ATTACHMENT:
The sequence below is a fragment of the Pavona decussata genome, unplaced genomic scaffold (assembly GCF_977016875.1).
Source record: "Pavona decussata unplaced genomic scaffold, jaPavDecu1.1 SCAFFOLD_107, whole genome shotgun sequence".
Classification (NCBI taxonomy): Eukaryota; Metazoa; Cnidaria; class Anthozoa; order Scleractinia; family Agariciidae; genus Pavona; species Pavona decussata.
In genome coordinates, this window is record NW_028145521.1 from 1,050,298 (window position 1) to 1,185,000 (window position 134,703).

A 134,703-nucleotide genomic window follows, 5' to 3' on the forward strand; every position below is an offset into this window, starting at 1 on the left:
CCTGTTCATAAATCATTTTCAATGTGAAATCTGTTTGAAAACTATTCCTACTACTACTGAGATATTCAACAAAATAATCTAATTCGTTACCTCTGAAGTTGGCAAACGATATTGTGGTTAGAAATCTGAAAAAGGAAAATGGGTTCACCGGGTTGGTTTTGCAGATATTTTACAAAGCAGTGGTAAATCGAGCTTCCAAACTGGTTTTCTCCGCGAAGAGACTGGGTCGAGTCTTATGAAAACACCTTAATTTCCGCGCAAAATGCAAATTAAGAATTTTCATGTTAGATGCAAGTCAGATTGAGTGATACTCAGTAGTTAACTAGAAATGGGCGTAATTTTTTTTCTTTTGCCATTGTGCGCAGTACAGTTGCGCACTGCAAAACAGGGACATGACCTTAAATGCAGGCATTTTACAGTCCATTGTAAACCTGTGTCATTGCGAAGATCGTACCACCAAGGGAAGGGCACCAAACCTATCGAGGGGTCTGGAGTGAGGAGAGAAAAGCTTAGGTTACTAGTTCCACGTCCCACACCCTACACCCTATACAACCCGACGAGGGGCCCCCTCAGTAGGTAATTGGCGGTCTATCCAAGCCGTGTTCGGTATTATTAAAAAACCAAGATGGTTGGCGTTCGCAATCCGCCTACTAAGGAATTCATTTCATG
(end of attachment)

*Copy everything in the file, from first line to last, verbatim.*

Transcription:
The sequence below is a fragment of the Pavona decussata genome, unplaced genomic scaffold (assembly GCF_977016875.1).
Source record: "Pavona decussata unplaced genomic scaffold, jaPavDecu1.1 SCAFFOLD_107, whole genome shotgun sequence".
Classification (NCBI taxonomy): Eukaryota; Metazoa; Cnidaria; class Anthozoa; order Scleractinia; family Agariciidae; genus Pavona; species Pavona decussata.
In genome coordinates, this window is record NW_028145521.1 from 1,050,298 (window position 1) to 1,185,000 (window position 134,703).

A 134,703-nucleotide genomic window follows, 5' to 3' on the forward strand; every position below is an offset into this window, starting at 1 on the left:
CCTGTTCATAAATCATTTTCAATGTGAAATCTGTTTGAAAACTATTCCTACTACTACTGAGATATTCAACAAAATAATCTAATTCGTTACCTCTGAAGTTGGCAAACGATATTGTGGTTAGAAATCTGAAAAAGGAAAATGGGTTCACCGGGTTGGTTTTGCAGATATTTTACAAAGCAGTGGTAAATCGAGCTTCCAAACTGGTTTTCTCCGCGAAGAGACTGGGTCGAGTCTTATGAAAACACCTTAATTTCCGCGCAAAATGCAAATTAAGAATTTTCATGTTAGATGCAAGTCAGATTGAGTGATACTCAGTAGTTAACTAGAAATGGGCGTAATTTTTTTTCTTTTGCCATTGTGCGCAGTACAGTTGCGCACTGCAAAACAGGGACATGACCTTAAATGCAGGCATTTTACAGTCCATTGTAAACCTGTGTCATTGCGAAGATCGTACCACCAAGGGAAGGGCACCAAACCTATCGAGGGGTCTGGAGTGAGGAGAGAAAAGCTTAGGTTACTAGTTCCACGTCCCACACCCTACACCCTATACAACCCGACGAGGGGCCCCCTCAGTAGGTAATTGGCGGTCTATCCAAGCCGTGTTCGGTATTATTAAAAAACCAAGATGGTTGGCGTTCGCAATCCGCCTACTAAGGAATTCATTTCATG